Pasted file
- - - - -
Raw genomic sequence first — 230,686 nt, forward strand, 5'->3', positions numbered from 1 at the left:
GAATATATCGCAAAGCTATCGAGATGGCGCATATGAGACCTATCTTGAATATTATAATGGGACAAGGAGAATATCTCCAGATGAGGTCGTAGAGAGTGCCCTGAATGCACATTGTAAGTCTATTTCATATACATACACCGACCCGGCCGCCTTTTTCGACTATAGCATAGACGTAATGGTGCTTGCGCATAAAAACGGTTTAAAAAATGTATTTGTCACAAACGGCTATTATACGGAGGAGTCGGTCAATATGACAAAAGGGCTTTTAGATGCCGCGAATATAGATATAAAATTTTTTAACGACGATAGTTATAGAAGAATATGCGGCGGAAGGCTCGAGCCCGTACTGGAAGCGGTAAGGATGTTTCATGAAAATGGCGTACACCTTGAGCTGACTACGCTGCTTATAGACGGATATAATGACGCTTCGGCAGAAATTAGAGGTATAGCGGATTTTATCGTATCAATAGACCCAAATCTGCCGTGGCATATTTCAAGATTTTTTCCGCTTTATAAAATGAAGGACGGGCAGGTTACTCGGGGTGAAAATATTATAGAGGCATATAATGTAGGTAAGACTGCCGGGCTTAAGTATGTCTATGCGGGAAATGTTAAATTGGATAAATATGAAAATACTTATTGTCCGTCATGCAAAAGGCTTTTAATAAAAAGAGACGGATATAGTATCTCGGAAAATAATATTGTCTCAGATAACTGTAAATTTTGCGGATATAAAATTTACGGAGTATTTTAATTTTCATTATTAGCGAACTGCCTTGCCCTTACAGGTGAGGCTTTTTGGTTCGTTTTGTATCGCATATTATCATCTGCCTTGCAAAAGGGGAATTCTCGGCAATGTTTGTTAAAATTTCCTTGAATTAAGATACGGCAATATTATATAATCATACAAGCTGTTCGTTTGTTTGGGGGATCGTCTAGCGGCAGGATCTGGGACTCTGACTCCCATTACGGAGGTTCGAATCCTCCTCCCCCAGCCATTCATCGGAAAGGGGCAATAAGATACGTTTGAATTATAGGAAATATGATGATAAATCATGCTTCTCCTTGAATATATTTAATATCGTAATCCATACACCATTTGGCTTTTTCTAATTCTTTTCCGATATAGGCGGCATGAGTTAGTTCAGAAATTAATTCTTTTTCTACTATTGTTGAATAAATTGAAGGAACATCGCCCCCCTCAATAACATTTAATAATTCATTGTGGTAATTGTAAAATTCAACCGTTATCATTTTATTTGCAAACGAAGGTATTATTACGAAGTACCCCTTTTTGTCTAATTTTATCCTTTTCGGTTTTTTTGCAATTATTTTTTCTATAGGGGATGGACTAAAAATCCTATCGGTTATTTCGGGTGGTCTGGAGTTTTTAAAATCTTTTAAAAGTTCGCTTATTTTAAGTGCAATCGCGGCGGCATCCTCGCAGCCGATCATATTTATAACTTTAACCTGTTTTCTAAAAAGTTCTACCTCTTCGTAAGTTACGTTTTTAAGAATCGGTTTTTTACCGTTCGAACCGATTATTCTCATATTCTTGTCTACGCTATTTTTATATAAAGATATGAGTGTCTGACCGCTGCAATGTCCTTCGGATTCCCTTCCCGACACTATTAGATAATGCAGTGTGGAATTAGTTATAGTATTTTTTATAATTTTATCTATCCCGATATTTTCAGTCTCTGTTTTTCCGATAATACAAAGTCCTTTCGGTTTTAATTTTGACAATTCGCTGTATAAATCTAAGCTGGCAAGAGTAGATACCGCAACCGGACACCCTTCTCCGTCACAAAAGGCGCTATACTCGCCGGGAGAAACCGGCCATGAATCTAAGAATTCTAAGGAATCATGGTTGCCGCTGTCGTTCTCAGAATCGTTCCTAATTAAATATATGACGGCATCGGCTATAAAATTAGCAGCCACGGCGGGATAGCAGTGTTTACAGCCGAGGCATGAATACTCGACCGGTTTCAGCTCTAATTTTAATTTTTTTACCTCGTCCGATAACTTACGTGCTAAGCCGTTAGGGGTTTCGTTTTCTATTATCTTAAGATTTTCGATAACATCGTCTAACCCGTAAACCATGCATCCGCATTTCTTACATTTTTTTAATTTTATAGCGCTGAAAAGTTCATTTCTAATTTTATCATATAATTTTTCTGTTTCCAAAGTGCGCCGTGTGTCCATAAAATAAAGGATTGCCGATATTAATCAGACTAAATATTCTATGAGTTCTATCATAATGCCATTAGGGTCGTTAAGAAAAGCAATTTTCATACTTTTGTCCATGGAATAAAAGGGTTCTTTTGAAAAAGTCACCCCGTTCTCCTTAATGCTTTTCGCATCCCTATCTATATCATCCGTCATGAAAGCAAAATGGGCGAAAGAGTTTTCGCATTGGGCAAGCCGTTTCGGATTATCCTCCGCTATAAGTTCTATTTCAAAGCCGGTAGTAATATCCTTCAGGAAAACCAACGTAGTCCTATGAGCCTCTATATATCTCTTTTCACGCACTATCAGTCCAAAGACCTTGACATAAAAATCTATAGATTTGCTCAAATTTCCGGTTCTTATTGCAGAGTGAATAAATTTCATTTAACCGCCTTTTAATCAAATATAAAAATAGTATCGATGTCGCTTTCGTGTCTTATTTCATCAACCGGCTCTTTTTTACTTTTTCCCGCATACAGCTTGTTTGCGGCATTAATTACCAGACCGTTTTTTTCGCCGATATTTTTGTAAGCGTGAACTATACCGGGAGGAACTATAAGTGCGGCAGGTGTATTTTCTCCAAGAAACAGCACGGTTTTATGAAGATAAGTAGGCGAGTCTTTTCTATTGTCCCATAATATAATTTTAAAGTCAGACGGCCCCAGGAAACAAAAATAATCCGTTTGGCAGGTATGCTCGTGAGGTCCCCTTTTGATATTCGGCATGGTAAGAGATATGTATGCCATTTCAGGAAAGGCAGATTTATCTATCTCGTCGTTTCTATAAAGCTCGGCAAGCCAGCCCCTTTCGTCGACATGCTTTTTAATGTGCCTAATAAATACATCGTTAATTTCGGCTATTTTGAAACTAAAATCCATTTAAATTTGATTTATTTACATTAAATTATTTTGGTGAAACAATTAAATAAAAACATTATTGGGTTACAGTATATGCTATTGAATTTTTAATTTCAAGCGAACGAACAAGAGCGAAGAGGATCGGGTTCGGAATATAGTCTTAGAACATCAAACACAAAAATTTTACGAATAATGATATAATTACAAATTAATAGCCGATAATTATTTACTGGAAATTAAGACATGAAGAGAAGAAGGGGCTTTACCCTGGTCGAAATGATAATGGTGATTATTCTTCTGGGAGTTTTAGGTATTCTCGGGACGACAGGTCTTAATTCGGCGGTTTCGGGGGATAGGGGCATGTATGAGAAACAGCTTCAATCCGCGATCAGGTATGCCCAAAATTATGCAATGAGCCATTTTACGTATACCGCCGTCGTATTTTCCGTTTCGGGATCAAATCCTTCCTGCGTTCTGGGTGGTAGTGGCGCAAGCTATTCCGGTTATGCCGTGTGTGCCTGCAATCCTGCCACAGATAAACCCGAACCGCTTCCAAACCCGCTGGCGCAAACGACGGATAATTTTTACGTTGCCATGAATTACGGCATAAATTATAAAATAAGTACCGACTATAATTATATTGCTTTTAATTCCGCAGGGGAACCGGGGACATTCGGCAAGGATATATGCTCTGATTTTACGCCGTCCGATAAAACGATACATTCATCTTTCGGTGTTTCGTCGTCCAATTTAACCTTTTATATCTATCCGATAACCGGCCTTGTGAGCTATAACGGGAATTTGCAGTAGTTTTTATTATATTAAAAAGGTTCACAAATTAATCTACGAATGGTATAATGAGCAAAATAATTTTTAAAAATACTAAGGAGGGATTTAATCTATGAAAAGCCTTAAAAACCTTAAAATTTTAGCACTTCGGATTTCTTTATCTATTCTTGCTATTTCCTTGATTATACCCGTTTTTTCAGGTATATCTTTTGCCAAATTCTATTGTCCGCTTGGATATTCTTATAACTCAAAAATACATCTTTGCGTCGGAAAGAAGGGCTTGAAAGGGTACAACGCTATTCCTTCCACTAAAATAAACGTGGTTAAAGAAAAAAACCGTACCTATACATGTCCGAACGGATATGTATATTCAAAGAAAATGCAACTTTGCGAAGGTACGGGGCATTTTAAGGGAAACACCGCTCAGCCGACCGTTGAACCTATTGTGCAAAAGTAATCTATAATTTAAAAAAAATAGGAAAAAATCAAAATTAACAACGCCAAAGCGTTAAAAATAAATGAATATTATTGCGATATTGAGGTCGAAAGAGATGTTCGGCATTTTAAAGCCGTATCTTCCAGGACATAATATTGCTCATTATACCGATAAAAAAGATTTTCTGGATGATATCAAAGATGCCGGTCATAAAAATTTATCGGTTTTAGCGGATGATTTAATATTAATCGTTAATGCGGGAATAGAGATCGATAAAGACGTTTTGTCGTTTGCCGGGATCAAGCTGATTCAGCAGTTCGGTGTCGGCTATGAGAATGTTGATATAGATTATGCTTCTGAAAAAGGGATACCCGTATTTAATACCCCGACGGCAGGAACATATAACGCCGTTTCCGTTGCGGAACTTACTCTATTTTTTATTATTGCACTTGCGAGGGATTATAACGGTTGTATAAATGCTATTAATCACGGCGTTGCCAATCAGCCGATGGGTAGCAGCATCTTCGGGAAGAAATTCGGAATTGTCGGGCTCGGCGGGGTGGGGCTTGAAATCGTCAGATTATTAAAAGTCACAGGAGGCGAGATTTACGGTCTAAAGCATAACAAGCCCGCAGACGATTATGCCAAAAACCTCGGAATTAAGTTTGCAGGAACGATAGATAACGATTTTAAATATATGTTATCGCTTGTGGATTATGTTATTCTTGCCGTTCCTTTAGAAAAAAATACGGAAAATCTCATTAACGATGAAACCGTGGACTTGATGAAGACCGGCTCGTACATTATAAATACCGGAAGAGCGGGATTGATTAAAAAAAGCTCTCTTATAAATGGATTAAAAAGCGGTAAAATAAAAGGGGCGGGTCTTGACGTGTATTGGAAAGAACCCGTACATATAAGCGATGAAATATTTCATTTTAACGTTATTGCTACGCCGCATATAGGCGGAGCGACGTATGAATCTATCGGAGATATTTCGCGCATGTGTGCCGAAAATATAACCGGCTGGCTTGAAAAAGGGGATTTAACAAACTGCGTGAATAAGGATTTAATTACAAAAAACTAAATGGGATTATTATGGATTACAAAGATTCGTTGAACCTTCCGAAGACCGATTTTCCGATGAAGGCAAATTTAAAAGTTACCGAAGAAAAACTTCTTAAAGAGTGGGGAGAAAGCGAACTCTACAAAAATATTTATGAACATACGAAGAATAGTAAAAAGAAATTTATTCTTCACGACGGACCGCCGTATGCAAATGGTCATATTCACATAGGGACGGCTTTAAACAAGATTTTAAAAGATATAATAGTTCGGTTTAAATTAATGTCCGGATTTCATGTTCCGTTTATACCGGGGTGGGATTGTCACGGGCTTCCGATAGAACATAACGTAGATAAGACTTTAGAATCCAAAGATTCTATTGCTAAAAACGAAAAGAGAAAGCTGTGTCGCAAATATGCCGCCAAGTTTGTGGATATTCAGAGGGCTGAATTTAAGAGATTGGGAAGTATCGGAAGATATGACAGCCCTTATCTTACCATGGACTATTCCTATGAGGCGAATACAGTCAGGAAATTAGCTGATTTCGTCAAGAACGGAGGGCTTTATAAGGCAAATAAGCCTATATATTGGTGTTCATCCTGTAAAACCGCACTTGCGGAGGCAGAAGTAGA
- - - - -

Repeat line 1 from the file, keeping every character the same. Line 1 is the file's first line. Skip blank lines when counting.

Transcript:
Raw genomic sequence first — 230,686 nt, forward strand, 5'->3', positions numbered from 1 at the left: